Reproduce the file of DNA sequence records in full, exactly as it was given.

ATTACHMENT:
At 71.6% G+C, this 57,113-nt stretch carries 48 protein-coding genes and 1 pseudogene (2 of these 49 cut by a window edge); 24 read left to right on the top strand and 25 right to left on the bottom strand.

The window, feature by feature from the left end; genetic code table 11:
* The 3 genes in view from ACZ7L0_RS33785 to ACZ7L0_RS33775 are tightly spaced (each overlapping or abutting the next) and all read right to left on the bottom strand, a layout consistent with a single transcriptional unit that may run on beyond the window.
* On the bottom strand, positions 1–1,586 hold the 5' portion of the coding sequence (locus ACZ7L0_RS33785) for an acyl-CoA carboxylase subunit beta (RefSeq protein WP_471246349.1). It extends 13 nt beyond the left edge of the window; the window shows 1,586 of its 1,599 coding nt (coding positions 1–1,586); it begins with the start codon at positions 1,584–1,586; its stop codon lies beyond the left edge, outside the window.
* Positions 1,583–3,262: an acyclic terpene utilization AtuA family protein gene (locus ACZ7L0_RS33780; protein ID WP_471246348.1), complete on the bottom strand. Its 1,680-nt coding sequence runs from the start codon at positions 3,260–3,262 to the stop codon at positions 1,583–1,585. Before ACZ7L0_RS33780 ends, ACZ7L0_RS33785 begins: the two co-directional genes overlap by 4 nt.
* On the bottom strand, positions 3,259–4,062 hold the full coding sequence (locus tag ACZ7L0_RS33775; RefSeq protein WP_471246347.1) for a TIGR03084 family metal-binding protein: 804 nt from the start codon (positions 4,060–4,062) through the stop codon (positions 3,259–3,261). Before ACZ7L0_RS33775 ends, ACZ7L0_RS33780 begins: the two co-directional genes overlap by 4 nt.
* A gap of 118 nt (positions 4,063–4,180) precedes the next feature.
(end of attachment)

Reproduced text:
At 71.6% G+C, this 57,113-nt stretch carries 48 protein-coding genes and 1 pseudogene (2 of these 49 cut by a window edge); 24 read left to right on the top strand and 25 right to left on the bottom strand.

The window, feature by feature from the left end; genetic code table 11:
* The 3 genes in view from ACZ7L0_RS33785 to ACZ7L0_RS33775 are tightly spaced (each overlapping or abutting the next) and all read right to left on the bottom strand, a layout consistent with a single transcriptional unit that may run on beyond the window.
* On the bottom strand, positions 1–1,586 hold the 5' portion of the coding sequence (locus ACZ7L0_RS33785) for an acyl-CoA carboxylase subunit beta (RefSeq protein WP_471246349.1). It extends 13 nt beyond the left edge of the window; the window shows 1,586 of its 1,599 coding nt (coding positions 1–1,586); it begins with the start codon at positions 1,584–1,586; its stop codon lies beyond the left edge, outside the window.
* Positions 1,583–3,262: an acyclic terpene utilization AtuA family protein gene (locus ACZ7L0_RS33780; protein ID WP_471246348.1), complete on the bottom strand. Its 1,680-nt coding sequence runs from the start codon at positions 3,260–3,262 to the stop codon at positions 1,583–1,585. Before ACZ7L0_RS33780 ends, ACZ7L0_RS33785 begins: the two co-directional genes overlap by 4 nt.
* On the bottom strand, positions 3,259–4,062 hold the full coding sequence (locus tag ACZ7L0_RS33775; RefSeq protein WP_471246347.1) for a TIGR03084 family metal-binding protein: 804 nt from the start codon (positions 4,060–4,062) through the stop codon (positions 3,259–3,261). Before ACZ7L0_RS33775 ends, ACZ7L0_RS33780 begins: the two co-directional genes overlap by 4 nt.
* A gap of 118 nt (positions 4,063–4,180) precedes the next feature.